Four local Transition-style businesses were “on the hot seat.”  After a brief intro to the format, the meeting broke into four small groups, Open Space-style, with one of the subject business owners at each of the four tables. Continue reading “The ProAction Cafe”

The Econ Puzzle’s Debut

Economic Solutions at Otis CollegeThis week marked the trimphant wrap-up of our Human Ecology class at Otis College of Art and Design.  It was a great group of students this semester, and their enthusiasm shone through in their final projects.

We celebrated with people from Transition Mar Vista/Venice as well as people from other departments at Otis.  As teacher Elektra Grant expained so well in her introduction, it seems approprate that the “Human Ecology” class has so many stakeholders. Continue reading “The Econ Puzzle’s Debut”

New directions in Change-Making

Happy Earth Day!  As you’ve undoubtedly heard a million times before, “Earth Day is every day.”  And at ECM that’s certainly the case.

That’s why today is a great day to highlight change-making projects that you can be a part of.  Today and every day!

Summer Solstice Local Foods Gala:  Save the date for Saturday evening June 21.  ECM’s Advisory Circle is cooking up a very special event you won’t want to miss! Continue reading “New directions in Change-Making”

Living with Climate Change

California drought.originally published by Transition Culture

No water.  That pretty much sums up living with climate change around here, in Los Angeles.  California is currently experiencing “the worst drought in 500 years.”  We had one minor “rain event” in October just before Rob Hopkins came to town, and another minor rain event in late January. Up until this week, we’d had 1.02 inches of rainfall since last July, instead of our normal 15 inches.  So much for our so-called “rainy season.”

As I write this, we’re experiencing an extraordinarily severe “biggest rainstorm in two years” (which may bring our total annual rainfall up to 3 inches, approximately the level of a prior “record drought”).  Soon we’re headed into what are traditionally our dry months.  In a normal year, zero rain typically falls between May and November. Continue reading “Living with Climate Change”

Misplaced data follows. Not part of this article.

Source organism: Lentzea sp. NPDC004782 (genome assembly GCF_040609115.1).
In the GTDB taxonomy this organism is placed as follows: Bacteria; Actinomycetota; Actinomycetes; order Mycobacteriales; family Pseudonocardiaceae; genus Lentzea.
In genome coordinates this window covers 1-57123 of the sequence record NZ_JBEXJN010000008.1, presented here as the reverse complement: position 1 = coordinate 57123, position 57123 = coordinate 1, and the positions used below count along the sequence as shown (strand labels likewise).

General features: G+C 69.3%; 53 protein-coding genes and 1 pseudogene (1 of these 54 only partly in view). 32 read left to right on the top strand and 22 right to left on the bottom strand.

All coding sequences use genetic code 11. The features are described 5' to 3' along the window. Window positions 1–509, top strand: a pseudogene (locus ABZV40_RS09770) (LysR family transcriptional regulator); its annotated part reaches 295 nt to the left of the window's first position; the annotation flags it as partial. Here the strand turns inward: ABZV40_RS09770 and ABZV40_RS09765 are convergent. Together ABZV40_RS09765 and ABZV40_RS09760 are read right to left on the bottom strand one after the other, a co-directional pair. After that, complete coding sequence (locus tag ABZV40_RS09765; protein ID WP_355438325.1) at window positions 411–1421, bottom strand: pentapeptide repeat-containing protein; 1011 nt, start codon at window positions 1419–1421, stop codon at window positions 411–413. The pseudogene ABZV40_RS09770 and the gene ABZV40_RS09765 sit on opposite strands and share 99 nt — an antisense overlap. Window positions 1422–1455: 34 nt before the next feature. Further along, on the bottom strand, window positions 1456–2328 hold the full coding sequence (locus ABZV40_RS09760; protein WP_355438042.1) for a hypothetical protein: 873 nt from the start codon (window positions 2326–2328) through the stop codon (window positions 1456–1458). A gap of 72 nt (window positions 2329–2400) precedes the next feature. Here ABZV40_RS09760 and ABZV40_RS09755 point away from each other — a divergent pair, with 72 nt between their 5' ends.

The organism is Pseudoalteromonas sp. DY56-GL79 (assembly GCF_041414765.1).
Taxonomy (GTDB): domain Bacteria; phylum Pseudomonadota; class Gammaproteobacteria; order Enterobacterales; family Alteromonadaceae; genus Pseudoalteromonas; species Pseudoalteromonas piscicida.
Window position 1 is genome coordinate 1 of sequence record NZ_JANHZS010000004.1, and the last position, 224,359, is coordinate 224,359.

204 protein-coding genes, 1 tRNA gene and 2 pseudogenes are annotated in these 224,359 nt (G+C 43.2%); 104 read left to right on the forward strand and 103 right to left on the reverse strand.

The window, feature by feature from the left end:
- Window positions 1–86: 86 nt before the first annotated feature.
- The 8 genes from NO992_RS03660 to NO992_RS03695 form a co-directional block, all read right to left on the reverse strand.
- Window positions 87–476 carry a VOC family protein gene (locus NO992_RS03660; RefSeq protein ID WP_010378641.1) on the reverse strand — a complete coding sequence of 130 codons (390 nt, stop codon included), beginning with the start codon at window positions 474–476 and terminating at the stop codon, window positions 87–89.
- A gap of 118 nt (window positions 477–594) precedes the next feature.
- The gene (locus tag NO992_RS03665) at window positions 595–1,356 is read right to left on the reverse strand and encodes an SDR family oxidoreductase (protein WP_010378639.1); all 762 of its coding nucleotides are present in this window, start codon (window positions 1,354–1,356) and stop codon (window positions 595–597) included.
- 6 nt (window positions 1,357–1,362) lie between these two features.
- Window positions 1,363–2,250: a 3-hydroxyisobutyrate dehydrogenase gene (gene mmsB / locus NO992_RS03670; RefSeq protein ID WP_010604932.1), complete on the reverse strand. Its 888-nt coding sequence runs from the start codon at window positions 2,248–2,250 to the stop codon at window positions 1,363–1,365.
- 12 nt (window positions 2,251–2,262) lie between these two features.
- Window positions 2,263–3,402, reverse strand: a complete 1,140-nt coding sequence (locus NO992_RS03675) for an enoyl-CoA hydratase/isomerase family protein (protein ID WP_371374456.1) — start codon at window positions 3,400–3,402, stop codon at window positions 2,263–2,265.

Collapse? Maybe not.

The “new economy” demo

It’s all a matter of perspective.

In a previous post I argued that economic contraction is necessary and in fact underway.  Is this “Collapse” — that scary term that so many authors love to throw around?

I find the C word to be counterproductive.  Depending on where you are standing as the grand cascade of change ripples through, the ruthless C word might be how it all feels to you in the moment.  But the big scary C word disclaims all the brilliant aspects of the new, emerging economy.  It denies that there is anything positive going on.

Huh? Continue reading “Collapse? Maybe not.”

Economic Descent, hopefully with skillful means

This post is in response to one by Rob Hopkins, which was in response to one byDavid Holmgren.  

In case I don’t use sufficiently ‘skillful means,’ please let me begin with stating: I am not advocating for intentionally creating an economic crash.

Rob says about economics “once it starts getting even vaguely complicated, leaves me rather puzzled.” I don’t shy away from complicated, although I do strive to simplify things as I explain them, so that more people can understand.  I have waded through tons of what many people lay out as possibilities for new economic alternatives, hunting for how to successfully unwind the terminally-flawed system we’ve got (success=relatively peacefully), and ideas for how to build a wiser parallel system. Continue reading “Economic Descent, hopefully with skillful means”